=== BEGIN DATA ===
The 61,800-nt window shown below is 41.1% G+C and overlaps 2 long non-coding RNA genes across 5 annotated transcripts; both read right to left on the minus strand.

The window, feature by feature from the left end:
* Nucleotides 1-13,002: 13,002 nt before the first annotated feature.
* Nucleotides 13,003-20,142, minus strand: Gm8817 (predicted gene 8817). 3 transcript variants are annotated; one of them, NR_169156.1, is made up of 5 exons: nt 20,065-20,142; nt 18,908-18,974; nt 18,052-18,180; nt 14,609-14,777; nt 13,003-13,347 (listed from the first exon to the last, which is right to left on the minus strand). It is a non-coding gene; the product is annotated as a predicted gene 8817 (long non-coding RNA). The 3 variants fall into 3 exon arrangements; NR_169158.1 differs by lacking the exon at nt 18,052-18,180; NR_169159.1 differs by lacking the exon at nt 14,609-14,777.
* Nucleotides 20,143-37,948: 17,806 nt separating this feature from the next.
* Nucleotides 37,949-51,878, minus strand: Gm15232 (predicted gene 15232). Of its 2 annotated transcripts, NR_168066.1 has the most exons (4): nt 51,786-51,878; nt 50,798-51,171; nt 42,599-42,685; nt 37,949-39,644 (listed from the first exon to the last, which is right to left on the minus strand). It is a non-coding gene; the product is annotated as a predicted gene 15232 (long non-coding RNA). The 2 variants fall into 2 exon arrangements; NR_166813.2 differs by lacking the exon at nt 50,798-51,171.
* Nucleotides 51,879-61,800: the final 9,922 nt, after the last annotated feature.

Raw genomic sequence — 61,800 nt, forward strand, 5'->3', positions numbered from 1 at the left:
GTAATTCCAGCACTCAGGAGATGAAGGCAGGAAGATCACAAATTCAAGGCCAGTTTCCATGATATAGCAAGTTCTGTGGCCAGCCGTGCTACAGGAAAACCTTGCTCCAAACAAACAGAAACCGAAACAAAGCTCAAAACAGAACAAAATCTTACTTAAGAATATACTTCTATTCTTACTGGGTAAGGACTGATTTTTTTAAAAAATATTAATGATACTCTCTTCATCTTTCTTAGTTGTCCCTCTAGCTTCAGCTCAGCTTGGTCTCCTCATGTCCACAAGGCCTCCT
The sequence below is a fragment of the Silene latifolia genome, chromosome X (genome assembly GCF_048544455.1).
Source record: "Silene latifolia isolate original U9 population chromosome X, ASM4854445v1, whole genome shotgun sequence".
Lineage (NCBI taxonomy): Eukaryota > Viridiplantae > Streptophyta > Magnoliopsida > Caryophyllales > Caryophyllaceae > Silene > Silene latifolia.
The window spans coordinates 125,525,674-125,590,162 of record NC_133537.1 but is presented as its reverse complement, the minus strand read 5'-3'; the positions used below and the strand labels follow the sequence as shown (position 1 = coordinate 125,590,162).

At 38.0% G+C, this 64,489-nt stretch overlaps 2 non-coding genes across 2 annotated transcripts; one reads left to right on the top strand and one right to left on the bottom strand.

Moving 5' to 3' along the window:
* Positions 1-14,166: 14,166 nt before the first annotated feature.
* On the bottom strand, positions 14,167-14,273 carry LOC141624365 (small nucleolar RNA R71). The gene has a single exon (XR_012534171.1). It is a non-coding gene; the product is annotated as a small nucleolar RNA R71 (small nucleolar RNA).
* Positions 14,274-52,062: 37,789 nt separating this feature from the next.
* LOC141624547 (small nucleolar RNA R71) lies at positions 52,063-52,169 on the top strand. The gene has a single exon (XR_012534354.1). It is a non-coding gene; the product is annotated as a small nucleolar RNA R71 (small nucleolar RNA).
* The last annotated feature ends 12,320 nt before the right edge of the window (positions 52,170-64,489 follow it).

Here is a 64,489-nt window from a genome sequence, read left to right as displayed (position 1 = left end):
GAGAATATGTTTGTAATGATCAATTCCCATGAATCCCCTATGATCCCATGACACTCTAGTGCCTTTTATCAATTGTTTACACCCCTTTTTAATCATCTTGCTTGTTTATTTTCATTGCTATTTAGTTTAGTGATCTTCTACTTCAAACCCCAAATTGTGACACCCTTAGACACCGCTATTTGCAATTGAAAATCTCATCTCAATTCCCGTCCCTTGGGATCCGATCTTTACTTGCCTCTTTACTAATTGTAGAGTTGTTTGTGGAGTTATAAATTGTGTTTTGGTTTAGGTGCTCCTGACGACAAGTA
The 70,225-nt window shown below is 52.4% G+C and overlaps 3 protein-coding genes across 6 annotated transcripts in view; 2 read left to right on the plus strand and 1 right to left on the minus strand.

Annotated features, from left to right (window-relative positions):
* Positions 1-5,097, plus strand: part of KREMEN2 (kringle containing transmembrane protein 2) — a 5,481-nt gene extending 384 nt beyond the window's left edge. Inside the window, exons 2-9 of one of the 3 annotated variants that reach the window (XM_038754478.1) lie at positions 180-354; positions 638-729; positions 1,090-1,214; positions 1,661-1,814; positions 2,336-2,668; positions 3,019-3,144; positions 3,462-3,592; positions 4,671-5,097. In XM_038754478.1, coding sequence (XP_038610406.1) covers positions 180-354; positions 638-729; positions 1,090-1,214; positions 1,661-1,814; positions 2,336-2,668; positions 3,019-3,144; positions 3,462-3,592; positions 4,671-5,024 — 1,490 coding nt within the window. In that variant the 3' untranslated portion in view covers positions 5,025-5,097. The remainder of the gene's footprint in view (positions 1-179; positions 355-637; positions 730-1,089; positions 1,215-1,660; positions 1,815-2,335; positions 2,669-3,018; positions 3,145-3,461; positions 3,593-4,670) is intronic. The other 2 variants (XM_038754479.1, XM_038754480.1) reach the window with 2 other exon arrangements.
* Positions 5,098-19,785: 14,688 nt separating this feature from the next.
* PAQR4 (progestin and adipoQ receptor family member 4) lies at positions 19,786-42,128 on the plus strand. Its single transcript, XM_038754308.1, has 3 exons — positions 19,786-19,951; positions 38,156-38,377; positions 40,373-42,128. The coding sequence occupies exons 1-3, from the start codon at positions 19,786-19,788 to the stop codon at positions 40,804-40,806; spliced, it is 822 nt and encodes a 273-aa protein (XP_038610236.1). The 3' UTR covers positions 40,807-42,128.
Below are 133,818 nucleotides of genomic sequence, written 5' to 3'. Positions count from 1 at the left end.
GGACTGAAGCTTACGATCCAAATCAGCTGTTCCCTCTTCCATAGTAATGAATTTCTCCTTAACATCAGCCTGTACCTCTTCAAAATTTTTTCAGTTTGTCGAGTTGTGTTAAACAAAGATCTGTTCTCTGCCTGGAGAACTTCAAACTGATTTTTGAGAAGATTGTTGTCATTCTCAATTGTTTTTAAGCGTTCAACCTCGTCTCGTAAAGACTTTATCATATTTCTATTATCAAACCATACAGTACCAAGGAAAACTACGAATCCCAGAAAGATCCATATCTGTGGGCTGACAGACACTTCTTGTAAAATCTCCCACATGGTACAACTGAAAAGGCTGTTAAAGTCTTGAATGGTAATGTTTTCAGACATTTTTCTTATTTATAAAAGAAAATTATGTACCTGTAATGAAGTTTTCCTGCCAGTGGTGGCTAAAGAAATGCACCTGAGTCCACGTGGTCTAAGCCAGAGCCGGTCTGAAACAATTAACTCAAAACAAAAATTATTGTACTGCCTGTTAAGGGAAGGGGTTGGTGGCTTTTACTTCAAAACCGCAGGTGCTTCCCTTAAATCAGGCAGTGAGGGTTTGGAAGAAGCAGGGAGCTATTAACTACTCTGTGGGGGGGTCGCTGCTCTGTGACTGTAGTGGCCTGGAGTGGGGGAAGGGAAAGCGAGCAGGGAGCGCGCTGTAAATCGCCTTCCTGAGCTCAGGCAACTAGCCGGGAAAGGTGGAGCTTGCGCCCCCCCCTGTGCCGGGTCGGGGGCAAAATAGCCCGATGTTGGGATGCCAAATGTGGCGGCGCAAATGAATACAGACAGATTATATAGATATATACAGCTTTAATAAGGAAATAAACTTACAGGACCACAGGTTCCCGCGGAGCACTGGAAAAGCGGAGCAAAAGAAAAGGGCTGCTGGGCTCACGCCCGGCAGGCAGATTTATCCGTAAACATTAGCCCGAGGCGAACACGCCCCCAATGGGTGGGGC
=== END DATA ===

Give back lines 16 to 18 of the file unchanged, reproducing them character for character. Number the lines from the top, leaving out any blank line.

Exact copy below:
* Positions 1-14,166: 14,166 nt before the first annotated feature.
* On the bottom strand, positions 14,167-14,273 carry LOC141624365 (small nucleolar RNA R71). The gene has a single exon (XR_012534171.1). It is a non-coding gene; the product is annotated as a small nucleolar RNA R71 (small nucleolar RNA).
* Positions 14,274-52,062: 37,789 nt separating this feature from the next.